Senator Kirsten Gillibrand Drops Out of 2020 Presidential Race

FILE – In this Aug. 10, 2019, file photo, Democratic presidential candidate Sen. Kirsten Gillibrand, D-N.Y., speaks at the Iowa State Fair in Des Moines, Iowa. Gillibrand says she’s dropping out of 2020 presidential race amid low polling, fundraising struggles. (AP Photo/John Locher, File)

Senator Kirsten Gillibrand of New York, who presented herself in the presidential race as a champion of women and families, said Wednesday that she was withdrawing from the Democratic primary after failing to qualify for a third debate next month — a development she described as fatal to her candidacy.

Ms. Gillibrand said in an interview that she would endorse another candidate in the primary but had not yet picked a favorite. Though she stopped short of saying she would endorse a woman, Ms. Gillibrand, who has made electing women to Congress a personal cause, said the next president had to be capable of uniting the country and suggested that a woman might be best suited for the job.

“I think that women have a unique ability to bring people together and heal this country,” Ms. Gillibrand said, adding, “I think a woman nominee would be inspiring and exciting.”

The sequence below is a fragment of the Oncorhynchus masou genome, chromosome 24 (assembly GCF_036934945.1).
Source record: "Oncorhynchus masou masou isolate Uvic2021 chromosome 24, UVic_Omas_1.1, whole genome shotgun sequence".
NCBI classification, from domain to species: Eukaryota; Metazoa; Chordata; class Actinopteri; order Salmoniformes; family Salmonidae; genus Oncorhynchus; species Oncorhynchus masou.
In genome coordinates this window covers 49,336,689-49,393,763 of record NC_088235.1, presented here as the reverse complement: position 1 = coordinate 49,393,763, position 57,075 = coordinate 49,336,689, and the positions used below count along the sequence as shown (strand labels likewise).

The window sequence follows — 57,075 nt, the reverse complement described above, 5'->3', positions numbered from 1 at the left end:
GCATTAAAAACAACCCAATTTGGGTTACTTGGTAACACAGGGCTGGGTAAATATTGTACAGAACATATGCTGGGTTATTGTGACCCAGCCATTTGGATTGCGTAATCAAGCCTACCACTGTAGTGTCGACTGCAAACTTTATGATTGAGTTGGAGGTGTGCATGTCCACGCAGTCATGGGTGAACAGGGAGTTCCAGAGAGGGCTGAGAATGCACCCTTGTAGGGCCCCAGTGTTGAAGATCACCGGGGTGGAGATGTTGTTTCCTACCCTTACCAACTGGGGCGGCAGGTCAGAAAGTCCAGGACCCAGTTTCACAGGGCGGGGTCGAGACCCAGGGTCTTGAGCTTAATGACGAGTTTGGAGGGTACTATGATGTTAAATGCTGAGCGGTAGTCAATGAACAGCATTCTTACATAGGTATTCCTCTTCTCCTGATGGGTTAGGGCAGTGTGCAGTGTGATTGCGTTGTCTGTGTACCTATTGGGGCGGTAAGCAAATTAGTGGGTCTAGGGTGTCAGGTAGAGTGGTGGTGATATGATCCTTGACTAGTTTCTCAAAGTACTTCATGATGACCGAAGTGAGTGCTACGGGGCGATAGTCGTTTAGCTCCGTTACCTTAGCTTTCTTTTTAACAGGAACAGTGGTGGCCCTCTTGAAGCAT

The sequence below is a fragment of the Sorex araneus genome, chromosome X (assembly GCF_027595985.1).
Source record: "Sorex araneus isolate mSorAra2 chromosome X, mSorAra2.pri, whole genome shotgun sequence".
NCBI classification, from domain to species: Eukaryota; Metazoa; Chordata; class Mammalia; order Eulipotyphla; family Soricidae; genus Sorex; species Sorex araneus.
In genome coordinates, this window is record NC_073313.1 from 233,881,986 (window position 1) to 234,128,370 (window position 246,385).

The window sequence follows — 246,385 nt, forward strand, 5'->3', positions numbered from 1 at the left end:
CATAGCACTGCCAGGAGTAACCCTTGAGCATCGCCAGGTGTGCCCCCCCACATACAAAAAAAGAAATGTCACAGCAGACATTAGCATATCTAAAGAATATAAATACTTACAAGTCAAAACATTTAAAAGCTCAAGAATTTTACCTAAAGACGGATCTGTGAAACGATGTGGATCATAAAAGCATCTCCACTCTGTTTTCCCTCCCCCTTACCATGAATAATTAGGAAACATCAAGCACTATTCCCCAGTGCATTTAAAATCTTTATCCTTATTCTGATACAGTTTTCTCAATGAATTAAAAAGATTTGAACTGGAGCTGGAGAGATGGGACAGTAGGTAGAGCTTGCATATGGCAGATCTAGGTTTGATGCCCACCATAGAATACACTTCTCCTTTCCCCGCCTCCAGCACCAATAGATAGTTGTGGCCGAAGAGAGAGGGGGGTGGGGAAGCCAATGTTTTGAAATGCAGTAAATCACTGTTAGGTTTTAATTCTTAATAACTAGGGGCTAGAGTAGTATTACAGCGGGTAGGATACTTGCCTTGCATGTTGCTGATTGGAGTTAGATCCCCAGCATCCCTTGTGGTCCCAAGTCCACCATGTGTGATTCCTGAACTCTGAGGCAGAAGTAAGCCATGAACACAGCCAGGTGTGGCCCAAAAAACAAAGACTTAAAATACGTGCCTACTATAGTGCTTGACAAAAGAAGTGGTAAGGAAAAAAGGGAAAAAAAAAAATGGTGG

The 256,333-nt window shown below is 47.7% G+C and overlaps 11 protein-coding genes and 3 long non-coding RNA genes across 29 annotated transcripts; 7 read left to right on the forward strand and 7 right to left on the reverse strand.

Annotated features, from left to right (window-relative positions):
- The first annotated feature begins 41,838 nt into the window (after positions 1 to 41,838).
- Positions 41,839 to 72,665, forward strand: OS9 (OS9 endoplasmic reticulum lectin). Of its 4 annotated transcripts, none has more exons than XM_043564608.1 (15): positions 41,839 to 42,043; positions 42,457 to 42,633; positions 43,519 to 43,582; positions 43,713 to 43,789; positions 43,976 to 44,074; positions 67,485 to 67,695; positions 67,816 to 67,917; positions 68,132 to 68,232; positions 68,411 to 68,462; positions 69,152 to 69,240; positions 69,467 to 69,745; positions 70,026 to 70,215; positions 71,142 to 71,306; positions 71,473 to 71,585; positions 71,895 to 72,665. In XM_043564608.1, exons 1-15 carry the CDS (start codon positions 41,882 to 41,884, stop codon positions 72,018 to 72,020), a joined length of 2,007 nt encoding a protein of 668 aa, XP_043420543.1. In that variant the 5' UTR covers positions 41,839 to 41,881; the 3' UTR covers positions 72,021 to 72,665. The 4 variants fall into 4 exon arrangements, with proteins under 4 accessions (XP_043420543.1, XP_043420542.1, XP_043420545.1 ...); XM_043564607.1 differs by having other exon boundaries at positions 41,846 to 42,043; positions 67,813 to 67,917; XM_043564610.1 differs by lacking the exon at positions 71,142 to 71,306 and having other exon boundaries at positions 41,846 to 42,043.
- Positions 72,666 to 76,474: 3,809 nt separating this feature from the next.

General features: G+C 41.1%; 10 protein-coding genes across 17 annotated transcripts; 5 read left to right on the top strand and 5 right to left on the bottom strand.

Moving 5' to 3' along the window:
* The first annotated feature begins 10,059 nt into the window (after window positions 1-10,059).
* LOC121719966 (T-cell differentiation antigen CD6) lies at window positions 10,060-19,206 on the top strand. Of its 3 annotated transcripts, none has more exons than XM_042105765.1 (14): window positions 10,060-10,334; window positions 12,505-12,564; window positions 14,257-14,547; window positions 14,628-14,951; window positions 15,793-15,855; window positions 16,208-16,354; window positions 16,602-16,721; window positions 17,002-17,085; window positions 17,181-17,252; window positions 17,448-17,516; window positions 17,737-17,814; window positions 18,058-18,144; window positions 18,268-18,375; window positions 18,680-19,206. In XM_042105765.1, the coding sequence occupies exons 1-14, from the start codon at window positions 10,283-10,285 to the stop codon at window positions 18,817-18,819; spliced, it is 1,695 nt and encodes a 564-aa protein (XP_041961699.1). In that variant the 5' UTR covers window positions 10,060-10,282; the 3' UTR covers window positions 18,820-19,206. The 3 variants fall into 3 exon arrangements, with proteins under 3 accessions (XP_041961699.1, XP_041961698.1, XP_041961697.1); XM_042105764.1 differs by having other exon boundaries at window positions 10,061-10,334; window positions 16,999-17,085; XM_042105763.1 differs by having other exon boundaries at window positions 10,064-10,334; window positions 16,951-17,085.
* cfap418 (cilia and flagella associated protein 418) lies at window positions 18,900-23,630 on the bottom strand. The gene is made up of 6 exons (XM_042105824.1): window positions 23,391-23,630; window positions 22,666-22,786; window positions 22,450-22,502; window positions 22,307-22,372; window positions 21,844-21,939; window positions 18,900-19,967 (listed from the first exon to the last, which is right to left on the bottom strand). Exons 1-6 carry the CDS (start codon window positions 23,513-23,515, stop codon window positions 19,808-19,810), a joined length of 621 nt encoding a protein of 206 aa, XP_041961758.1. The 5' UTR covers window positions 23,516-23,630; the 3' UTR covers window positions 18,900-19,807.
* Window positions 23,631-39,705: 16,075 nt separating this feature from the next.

But she added: “I will support whoever the nominee is, and I will do whatever it takes to beat Trump.”

Ms. Gillibrand, 52, had anchored her candidacy in issues of women’s equality, with a strong emphasis on abortion rights. She pledged to screen nominees for judgeships based on their support for the Roe v. Wade decision legalizing abortion, and held rallies in two Republican-leaning states, Georgia and Missouri, where conservative lawmakers recently passed new restrictions on the procedure.

Ms. Gillibrand also repeatedly challenged former Vice President Joseph R. Biden Jr., the Democratic front-runner, over his record on women’s rights. She assailed him in June for supporting a law that bars federal funding for abortion, a stance Mr. Biden soon recanted. In the most recent primary debate, Ms. Gillibrand criticized Mr. Biden for having opposed a proposal in the early 1980s to expand the child tax credit; Mr. Biden described that as ancient history and questioned the sincerity of Ms. Gillibrand’s rebuke.

Her energetic advocacy did not lift Ms. Gillibrand in the polls in a race full of candidates supportive of abortion rights, including three other female senators. Like so many other candidates, she found herself squeezed for a space in a primary contest dominated by Mr. Biden and a handful of progressives jockeying to overtake him.

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SOURCE: The New York Times, Alexander Burns